Months of Preparation
During the coming months we realize just how strong we are as a business team. Our personalities complete each other perfectly. Matters I’m not good at, Irene excels in, and vice versa. There is so The Riding Reportersmuch to be settled. We need a lot of material and create a long list of potential sponsors who might be interested in an ultimate endurance test of their product in exchange for a review.

Slowly but surely we collect all the necessary equipment, much of it generously made available by companies that promise their product can withstand a motorcycle trip of six months under extreme conditions. We are both working double hours; Irene at her full-time job as a newspaper photographer and I while finishing my second novel.

In addition to writing reports while traveling, we have the desire not to arrive empty-handed. Therefore, a notary sponsors the start of our foundation, Projects of The Riding Reporters. Every cent donated will be spent on the projects. For friends who want to sponsor us individually, we open a separate bank account.

The first recommended service of the motorbikes we perform ourselves, and we disassemble the KTMs for crating so they can be transported to the port of Rotterdam. The day the bikes actually leave the harbor on their way to Chile, we open a bottle of champagne. We’re going!

The motorcycles need almost three weeks to cross the Atlantic, and I start looking for cheap (read: unfavorably long) flights. I find one with a stopover in New York. Since we still have to wait several weeks before the bikes arrive in Chile, we might as well stop for a trip to the Big Apple.

The Riding Reporters

A Leap Into the Dark
It’s still cold as I wake up with a cup of coffee on my balcony a week before our departure. Birds are fighting over a sandwich and I can hear a bus pass behind the houses with red roof tiles. Even so, I enjoy the tranquility. The solitude in which I have time for my thoughts.

The last time I left for half a year I didn’t say “goodbye” to the Netherlands. Now I find myself saying goodbye these last few days while I ride my bicycle through the city streets. The people, the houses, the canals, the green trees, the parks, the cyclists. The Netherlands. It is a surprise that I came to appreciate the country so much more after I was gone. My last week in South America in 2011, I found myself crying on the bus. No quiero volver, I whispered: I do not want to return home. It even became a scene in my second novel. I wasn’t homesick. I didn’t want to go back home. Even my thoughts were in Spanish.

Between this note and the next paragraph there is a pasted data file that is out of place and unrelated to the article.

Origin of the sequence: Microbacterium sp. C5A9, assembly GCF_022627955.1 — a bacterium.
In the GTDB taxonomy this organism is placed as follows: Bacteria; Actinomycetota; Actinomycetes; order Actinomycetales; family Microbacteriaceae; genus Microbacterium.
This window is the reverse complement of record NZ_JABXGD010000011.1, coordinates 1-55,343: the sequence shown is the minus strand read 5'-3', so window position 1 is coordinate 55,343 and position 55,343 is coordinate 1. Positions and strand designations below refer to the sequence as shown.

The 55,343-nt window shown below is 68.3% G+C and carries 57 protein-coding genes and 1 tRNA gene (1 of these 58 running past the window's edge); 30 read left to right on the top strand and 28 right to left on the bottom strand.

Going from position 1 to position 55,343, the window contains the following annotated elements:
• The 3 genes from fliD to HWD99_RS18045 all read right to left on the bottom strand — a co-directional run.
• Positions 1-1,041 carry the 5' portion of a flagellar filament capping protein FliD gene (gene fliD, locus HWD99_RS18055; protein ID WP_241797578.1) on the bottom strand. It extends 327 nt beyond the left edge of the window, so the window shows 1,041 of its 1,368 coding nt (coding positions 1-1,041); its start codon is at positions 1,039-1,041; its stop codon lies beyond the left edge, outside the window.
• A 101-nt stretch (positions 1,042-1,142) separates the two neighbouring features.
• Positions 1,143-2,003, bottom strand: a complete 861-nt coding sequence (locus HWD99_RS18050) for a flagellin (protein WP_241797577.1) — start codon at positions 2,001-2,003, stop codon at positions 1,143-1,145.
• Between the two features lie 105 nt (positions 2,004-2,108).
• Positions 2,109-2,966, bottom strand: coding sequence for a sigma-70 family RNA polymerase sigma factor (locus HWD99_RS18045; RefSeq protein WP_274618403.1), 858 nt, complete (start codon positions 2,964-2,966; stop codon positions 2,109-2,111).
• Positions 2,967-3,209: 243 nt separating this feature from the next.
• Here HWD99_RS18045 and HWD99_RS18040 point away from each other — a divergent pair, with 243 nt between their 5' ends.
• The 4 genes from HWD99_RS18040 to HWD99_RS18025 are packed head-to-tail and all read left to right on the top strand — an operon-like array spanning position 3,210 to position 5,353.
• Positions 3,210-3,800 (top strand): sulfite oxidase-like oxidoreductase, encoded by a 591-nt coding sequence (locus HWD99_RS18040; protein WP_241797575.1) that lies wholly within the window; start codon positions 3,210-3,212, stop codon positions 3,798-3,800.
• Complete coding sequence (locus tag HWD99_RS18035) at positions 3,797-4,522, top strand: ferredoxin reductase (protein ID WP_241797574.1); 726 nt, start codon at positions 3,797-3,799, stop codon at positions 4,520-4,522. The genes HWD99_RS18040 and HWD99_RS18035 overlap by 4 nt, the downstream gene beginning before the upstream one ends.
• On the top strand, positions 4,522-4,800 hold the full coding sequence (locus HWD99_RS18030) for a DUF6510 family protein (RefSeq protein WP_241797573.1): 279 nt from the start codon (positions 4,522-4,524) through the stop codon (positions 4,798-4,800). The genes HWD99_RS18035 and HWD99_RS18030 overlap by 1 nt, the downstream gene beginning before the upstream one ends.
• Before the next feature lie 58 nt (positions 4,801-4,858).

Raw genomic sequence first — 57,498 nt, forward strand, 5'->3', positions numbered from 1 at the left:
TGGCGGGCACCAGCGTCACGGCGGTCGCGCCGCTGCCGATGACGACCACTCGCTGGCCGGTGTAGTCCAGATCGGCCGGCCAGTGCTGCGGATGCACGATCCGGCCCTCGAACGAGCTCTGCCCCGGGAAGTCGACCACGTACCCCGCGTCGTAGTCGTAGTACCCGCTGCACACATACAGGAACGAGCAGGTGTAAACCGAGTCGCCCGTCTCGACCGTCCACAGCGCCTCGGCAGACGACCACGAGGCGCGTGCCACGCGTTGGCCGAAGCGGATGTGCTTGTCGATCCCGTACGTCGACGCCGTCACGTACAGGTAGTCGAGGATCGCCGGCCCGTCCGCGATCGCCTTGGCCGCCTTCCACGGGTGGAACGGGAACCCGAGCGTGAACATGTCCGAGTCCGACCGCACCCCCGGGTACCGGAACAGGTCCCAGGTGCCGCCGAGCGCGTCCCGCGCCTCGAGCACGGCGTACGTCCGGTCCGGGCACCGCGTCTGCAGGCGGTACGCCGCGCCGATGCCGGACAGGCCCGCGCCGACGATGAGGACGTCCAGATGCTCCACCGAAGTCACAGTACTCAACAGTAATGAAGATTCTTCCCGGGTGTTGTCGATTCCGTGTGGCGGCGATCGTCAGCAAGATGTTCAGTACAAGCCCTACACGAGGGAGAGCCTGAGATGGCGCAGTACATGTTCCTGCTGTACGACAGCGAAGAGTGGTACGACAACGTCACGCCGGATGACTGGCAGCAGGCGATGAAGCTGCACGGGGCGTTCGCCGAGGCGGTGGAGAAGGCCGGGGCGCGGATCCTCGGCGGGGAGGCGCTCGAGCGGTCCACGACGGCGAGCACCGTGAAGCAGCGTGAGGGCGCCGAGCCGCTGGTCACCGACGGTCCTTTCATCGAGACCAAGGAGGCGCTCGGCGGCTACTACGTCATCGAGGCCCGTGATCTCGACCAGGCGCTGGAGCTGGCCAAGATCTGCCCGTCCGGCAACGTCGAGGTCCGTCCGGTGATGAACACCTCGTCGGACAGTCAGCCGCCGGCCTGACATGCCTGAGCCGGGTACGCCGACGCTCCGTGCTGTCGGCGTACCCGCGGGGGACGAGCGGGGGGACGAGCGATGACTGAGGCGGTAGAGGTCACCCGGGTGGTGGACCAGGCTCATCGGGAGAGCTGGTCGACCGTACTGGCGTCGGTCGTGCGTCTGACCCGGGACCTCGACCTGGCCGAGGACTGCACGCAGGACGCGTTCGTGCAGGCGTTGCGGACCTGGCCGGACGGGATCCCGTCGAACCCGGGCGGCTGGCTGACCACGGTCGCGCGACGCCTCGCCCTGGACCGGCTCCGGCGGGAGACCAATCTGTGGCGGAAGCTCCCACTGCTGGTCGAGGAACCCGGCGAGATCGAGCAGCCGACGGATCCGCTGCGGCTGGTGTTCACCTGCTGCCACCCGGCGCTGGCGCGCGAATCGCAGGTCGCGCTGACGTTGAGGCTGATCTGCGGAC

Once I did return, I began to appreciate what I took for granted my entire life. The dunes. The walk to the sea. The green grass and trees, which I assumed were too little compared to all the wild nature in South America. My friends, my family. The coziness of the city. I breathe deeply and drink my last sip of coffee.

The Riding ReportersAt the health office I receive the last missing vaccination and get a prescription for 60 malaria pills. It is busy at the hospital pharmacy. The pharmacist hands over two plastic bags filled with medication boxes to the man in front of me. A moment later I pay $180 for my 60 pills. “It looks like you’re going to take a nice trip! And for quite some time. Have fun!” I nod. I think the bill is expensive. But how relevant is that when you are healthy?

The sun is shining. It is October 3 and the Dutch are enjoying the late summer temperatures. The terraces are full. I cycle through the streets of The Hague and get a feeling that I can’t really explain. Relief. A touch of shamefulness. I do not eat healthy. I do not work out. I smoke occasionally. Being healthy always seemed natural. I realize how privileged I am that I can enjoy life the way I do. That I can enjoy motorcycling. My family and friends. The leap in the dark that I am about to take. It’s scary, as the outcome is unknown. But I appreciate the fact that I can.

When I come home there is a card from Lily on the doormat. She is the mother of Micha, a close friend of mine who recently died of brain cancer and to whom I dedicated my second novel. “It is heartwarming,” she writes, “I feel so proud looking at the first page of your book with Micha’s name on it.” I think of all those people who are fighting to live. To whom a wish of “get well soon” is no longer suitable. And I’m grateful.

Text: Daniëlle Boelens
Photography: Irene Wouters